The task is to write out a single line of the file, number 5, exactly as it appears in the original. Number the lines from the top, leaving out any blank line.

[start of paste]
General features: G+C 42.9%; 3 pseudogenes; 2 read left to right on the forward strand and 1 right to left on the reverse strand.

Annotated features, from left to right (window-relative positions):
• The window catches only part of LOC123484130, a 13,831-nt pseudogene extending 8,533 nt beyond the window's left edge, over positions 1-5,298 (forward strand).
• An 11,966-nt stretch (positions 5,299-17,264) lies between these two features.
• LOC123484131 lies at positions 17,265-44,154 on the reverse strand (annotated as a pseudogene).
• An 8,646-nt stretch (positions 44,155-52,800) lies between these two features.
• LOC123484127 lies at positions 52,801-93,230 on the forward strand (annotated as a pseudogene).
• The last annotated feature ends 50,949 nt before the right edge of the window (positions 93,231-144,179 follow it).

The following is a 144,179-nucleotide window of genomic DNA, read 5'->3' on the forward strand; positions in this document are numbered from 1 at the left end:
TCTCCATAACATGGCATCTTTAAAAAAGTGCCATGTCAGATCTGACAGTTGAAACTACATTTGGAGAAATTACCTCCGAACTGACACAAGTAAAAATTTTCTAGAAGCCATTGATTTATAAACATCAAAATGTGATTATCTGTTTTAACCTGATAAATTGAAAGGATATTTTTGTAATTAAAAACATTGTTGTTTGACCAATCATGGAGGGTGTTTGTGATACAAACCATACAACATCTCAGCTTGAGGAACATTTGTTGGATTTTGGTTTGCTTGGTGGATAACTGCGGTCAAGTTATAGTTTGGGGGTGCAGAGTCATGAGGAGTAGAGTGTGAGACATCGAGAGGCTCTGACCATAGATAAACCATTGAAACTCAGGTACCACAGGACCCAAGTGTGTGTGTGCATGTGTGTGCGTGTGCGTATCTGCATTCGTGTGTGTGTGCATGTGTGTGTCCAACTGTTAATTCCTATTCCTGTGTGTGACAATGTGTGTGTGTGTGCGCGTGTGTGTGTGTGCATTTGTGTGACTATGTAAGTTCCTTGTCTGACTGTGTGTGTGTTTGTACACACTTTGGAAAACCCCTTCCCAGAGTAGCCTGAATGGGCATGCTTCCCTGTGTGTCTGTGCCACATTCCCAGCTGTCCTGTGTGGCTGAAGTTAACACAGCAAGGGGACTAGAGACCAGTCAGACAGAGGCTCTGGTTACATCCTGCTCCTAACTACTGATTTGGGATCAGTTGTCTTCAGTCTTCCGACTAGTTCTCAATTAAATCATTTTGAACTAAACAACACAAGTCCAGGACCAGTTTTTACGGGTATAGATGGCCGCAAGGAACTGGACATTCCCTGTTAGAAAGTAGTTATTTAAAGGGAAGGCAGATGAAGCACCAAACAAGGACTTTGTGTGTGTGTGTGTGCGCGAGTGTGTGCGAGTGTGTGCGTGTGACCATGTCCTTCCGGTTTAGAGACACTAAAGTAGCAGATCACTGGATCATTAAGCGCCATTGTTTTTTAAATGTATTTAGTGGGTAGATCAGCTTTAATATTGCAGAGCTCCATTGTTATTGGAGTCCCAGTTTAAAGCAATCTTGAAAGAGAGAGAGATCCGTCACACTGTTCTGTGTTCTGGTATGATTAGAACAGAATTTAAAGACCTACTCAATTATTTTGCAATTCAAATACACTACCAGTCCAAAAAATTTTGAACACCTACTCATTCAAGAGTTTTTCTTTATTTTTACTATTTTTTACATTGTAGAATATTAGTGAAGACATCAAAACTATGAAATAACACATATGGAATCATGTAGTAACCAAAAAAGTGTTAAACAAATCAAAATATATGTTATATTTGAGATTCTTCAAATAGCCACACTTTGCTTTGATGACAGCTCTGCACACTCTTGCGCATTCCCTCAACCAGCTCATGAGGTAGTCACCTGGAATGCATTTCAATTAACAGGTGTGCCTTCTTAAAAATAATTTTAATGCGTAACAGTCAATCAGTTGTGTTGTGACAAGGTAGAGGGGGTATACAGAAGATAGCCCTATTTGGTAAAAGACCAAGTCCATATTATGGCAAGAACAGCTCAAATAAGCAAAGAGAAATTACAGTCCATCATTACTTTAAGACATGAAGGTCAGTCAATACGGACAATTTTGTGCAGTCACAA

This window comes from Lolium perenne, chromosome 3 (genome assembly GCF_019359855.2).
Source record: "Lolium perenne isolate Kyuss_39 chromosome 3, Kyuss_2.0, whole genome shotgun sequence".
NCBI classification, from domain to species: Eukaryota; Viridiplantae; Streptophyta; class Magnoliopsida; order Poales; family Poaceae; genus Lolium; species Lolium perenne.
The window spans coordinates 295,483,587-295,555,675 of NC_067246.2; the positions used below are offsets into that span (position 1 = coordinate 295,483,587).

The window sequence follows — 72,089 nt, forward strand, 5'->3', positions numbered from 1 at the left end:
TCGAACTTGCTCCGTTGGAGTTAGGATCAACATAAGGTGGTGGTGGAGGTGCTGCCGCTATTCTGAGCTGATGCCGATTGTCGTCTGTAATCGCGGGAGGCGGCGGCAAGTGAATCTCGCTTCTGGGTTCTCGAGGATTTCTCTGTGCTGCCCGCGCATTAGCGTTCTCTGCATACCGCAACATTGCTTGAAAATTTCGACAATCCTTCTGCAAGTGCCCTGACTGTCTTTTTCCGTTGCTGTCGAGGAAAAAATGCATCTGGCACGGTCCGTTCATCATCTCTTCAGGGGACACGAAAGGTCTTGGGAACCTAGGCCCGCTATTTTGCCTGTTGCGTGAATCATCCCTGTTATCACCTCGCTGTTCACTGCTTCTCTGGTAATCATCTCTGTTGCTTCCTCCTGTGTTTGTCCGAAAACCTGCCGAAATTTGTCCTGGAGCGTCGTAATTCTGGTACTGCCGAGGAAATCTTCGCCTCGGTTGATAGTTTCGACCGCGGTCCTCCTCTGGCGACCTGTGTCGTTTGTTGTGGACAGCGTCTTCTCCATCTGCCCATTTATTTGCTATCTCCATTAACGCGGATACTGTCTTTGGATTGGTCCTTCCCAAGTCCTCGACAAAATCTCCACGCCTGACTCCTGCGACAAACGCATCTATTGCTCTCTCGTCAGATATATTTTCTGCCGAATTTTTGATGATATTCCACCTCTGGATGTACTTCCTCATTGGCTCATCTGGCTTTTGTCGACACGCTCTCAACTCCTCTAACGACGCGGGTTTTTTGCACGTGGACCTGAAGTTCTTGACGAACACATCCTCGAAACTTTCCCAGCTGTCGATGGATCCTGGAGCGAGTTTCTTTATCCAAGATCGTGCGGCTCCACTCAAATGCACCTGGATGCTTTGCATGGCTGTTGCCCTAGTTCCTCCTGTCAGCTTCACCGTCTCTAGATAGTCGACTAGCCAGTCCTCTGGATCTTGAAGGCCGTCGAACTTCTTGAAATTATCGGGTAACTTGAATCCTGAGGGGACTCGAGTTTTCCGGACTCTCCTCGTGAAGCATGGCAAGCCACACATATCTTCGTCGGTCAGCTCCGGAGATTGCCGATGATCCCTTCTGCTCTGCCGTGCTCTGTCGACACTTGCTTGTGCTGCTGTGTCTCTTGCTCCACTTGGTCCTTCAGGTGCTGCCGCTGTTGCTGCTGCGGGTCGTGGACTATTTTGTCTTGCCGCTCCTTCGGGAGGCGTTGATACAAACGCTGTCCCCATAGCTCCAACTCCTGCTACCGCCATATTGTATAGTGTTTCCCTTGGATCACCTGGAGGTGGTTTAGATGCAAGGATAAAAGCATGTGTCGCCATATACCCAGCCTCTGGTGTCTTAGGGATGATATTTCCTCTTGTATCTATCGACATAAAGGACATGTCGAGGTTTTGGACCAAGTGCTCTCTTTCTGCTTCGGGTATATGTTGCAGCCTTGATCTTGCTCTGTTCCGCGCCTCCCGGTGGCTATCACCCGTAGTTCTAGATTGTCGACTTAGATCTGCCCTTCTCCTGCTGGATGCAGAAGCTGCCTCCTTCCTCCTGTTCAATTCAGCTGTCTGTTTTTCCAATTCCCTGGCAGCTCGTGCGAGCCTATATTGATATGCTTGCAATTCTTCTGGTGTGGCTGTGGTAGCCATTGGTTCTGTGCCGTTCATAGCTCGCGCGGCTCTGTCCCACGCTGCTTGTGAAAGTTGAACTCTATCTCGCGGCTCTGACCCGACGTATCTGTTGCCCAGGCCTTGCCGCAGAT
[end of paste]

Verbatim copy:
• LOC123484131 lies at positions 17,265-44,154 on the reverse strand (annotated as a pseudogene).